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From Shanghai to Iug-2 … and What Now? Traces of (Re-)Claiming Bishkek from Multitemporal Fieldwork in Kyrgyzstan

In: Central Asian Affairs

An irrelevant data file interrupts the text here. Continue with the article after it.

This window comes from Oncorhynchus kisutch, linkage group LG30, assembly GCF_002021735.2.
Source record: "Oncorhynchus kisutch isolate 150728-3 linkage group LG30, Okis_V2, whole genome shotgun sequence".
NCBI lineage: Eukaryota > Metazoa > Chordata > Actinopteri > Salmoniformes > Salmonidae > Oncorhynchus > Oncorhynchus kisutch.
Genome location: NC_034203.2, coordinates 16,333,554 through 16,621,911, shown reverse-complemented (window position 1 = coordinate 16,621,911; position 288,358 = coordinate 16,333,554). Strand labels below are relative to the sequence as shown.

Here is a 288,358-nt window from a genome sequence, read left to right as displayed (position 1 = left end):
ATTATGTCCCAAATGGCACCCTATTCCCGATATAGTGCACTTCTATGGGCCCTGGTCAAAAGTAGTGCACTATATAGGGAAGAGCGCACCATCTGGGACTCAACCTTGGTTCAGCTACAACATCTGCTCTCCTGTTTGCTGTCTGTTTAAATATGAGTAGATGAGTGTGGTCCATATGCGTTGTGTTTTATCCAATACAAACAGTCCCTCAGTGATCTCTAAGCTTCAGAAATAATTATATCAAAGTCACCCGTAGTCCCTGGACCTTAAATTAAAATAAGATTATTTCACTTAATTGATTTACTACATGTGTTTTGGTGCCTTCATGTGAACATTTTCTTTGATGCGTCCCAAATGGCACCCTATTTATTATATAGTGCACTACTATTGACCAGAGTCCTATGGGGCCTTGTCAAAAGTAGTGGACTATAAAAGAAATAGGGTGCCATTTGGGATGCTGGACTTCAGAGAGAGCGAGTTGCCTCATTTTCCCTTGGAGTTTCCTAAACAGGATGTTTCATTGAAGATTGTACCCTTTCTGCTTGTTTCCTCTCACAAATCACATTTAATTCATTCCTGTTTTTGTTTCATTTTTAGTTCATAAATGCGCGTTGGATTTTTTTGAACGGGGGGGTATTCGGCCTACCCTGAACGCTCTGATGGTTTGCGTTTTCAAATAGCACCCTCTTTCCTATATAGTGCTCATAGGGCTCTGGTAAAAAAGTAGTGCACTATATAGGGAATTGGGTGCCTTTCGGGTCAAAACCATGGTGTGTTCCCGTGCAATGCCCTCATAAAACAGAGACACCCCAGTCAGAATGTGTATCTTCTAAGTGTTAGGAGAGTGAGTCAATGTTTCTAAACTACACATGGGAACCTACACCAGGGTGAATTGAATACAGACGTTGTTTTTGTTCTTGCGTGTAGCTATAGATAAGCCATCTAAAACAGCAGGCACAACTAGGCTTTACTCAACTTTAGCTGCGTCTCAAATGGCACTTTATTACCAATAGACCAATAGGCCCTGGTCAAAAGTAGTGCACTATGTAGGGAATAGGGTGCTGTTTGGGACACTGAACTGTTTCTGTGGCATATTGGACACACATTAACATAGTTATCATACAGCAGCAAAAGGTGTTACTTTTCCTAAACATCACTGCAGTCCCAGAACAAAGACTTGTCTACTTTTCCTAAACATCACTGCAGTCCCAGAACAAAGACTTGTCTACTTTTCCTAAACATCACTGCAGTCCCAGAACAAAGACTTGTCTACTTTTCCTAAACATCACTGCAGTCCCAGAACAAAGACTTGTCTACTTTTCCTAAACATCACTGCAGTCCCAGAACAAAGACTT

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This article examines practices of (re-)claiming in Bishkek through the prism of “multitemporal fieldwork.” Focusing on the young male residents of a Soviet-era neighborhood, I trace their ways of performing belonging in a rapidly changing urban environment. Most significantly, these men’s coming of age has been accompanied by a gradual detachment from their exclusive focus on a neighborhood community that locally used to be known as Shanghai. Already during our first encounter in 2007, the primary territorial orientation for these residents’ social identification and integration had shifted: it then addressed the larger unit of the whole city, where the claim of “being an urbanite” was made by referring to the neighborhood’s administrative name, Iug-2. My most recent observations document not only how “married life” further disconnected these young men from the 2013 neighborhood realities, but also that a multitemporal perspective allows to (re-)contextualize various claims on Bishkek diachronically.

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